Re: Which audio track is better and why?

Reply #7
I'd say that DSD's increased resolution of low frequencies is more of a merit than its high sampling rate. After decoding, that high freq content is probably DSD's inherit dithering which supposedly increases bit resolution. Why do you care about DSD? Because of low resolution high frequencies which you can't hear? Or because of probably inaudibly increased resolution of low frequencies? Fit decoded parameters accordingly. Though as already said such strong HF content may be dangerous.

Re: Which audio track is better and why?

Reply #8
Inherent to DSD is the substantial amount of quantization noise.
That is why the standard says to use a low pass filter.
If one play DSD, the gear used will recognize it and apply the filter.
If you convert to PCM manually without applying the filter,  all quantization noise will be in the PCM and of course, your gear won’t filter this as it sees PCM.
If the first file is the unfiltered one and the second the filtered one, 2 is your best bet.
TheWellTemperedComputer.com

Re: Which audio track is better and why?

Reply #9
Inherent to DSD is the substantial amount of quantization noise.
Which works like dithering. I tend to think that DSD is one big dithering...

Re: Which audio track is better and why?

Reply #10
It doesn't
Dither decorrelates the LSB
The noise of DSD is something completely different


TheWellTemperedComputer.com

Re: Which audio track is better and why?

Reply #11
What do you mean by LSB, least significant bit? Which one is it in 1-bit DSD? ;)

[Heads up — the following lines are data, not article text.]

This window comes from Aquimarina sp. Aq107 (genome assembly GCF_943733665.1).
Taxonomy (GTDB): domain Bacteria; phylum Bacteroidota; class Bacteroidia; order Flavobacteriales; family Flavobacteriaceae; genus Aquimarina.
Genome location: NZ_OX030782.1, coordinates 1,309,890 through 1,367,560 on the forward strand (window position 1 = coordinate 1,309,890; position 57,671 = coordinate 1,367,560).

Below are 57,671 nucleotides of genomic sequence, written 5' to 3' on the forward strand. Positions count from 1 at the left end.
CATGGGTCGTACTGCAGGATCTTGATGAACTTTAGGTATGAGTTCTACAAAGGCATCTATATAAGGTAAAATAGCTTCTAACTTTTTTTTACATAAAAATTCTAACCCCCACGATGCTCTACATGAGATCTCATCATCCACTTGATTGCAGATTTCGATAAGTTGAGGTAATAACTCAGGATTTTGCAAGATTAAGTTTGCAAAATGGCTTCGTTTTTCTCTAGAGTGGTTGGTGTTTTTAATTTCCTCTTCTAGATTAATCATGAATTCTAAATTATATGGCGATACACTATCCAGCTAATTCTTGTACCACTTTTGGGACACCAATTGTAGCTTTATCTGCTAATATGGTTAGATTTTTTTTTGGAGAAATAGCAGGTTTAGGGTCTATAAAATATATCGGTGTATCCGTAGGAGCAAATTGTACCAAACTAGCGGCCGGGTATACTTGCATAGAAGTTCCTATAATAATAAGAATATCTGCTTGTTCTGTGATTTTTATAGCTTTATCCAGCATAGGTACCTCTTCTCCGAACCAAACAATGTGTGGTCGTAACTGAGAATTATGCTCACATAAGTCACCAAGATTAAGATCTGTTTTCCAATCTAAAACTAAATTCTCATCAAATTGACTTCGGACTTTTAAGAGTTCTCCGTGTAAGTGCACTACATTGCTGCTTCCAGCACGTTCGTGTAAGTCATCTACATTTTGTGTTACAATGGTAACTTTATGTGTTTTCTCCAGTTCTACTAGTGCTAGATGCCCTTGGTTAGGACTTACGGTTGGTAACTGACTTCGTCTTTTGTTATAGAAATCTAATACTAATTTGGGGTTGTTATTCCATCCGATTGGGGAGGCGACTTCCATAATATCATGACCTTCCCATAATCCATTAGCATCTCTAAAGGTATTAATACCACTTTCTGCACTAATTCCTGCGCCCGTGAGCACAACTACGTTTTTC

Re: Which audio track is better and why?

Reply #12
Talking PCM of course.
DSD is a non editable format, you can't apply any kind of DSP to it, including dithering.
TheWellTemperedComputer.com

Re: Which audio track is better and why?

Reply #13
Inherent to DSD is the substantial amount of quantization noise.
Which works like dithering. I tend to think that DSD is one big dithering...

I think the term you're looking for is "noise shaping" (causing the spectrum of the quantization noise to be non-white).   There is no dithering present here. 

Re: Which audio track is better and why?

Reply #14
Nope, I mean dithering. And that when converting from DSD to PCM, there is inherent noise, which works like dithering.

Of course there is no technically applied proper dithering anywhere. That noise is a natural byproduct of conversion from DSD, which by its nature is "one big dithering".

Re: Which audio track is better and why?

Reply #15
And that when converting from DSD to PCM, there is inherent noise, which works like dithering.

No. The noise there is called quantization noise, and it does not work like dither since it is correlated. This is one the downsides of DSD.

 

Re: Which audio track is better and why?

Reply #16
Delta-sigma modulation is related to dithering in that it utilizes a form of noise to retain audible dynamic range in a higher bit rate, and as a result typically yields similar results to a shaped dithered signal when downsampled. But it is not dithering in that DSD is so correlated that a dithered signal trips up the feedback loop and distortion can be heard under certain conditions—something only alleviated by attenuation prior to A/D or increasing the bit depth. It's not a format I would recommend using.